The industry paints this as “only getting what publishers of other kinds of works already have”, e.g. music publishers. This argument neglects a major difference: While the contribution of a music publisher in turning a song composed on paper into a concrete recording is self-evident, an article as written by a journalist and its publication on a news site are hardly distinguishable, thus not requiring duplicate layers of rights.

Independent academics unanimously criticise the proposal:

Several stakeholders who are supposed to benefit from the proposal have rejected it:

  • “would be a serious blow for investigative journalism and present a giant step backward in the fight against misinformation” –Organized Crime and Corruption Reporting Project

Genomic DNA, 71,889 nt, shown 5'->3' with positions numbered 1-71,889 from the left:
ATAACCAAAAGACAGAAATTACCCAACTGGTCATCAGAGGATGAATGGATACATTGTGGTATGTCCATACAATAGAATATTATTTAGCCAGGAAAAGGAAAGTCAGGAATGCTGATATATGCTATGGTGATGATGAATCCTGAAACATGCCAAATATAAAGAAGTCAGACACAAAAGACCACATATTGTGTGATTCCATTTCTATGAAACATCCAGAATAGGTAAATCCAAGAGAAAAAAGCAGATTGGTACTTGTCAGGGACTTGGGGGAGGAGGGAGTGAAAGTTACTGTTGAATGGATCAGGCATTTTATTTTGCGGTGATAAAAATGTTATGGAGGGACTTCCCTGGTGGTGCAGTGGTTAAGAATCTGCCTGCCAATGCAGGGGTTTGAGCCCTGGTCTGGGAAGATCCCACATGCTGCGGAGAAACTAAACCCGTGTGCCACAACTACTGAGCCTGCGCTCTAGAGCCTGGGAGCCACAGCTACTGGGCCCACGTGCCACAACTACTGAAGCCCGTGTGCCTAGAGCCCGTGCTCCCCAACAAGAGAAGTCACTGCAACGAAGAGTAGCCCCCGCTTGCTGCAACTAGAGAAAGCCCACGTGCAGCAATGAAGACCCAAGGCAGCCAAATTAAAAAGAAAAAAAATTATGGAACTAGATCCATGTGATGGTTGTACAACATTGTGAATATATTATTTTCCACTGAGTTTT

• “An attack on innovation” … “unhelpful, counterproductive and not in the interest of all publishers” … “bad for competition, media pluralism and for internet users” … “Serious negative effects on the quality of the press, freedom of opinion and freedom of expression”European Innovative Media Publishers (also here)
  • “Such proposals make it harder for us to be heard, to reach new readers and new audiences. They create new barriers between us and our readers […] It will be harder for us to be present, discovered and accessed by our readers online. It will be harder for our readers to engage with our stories online, to share links or our headlines with their friends. It will be harder for us to grow, develop new sources of information and innovate in our business.” –Alliance of independent publishers, including the publishers of 900 periodicals in Spain and 155 local newspapers in Italy
  • “[The plan] will stifle and drown the process of digital transformation” –Major Spanish daily El País
  • “[The plan] risks […] putting all EU-based publications at a competitive disadvantage.”71 independent publishers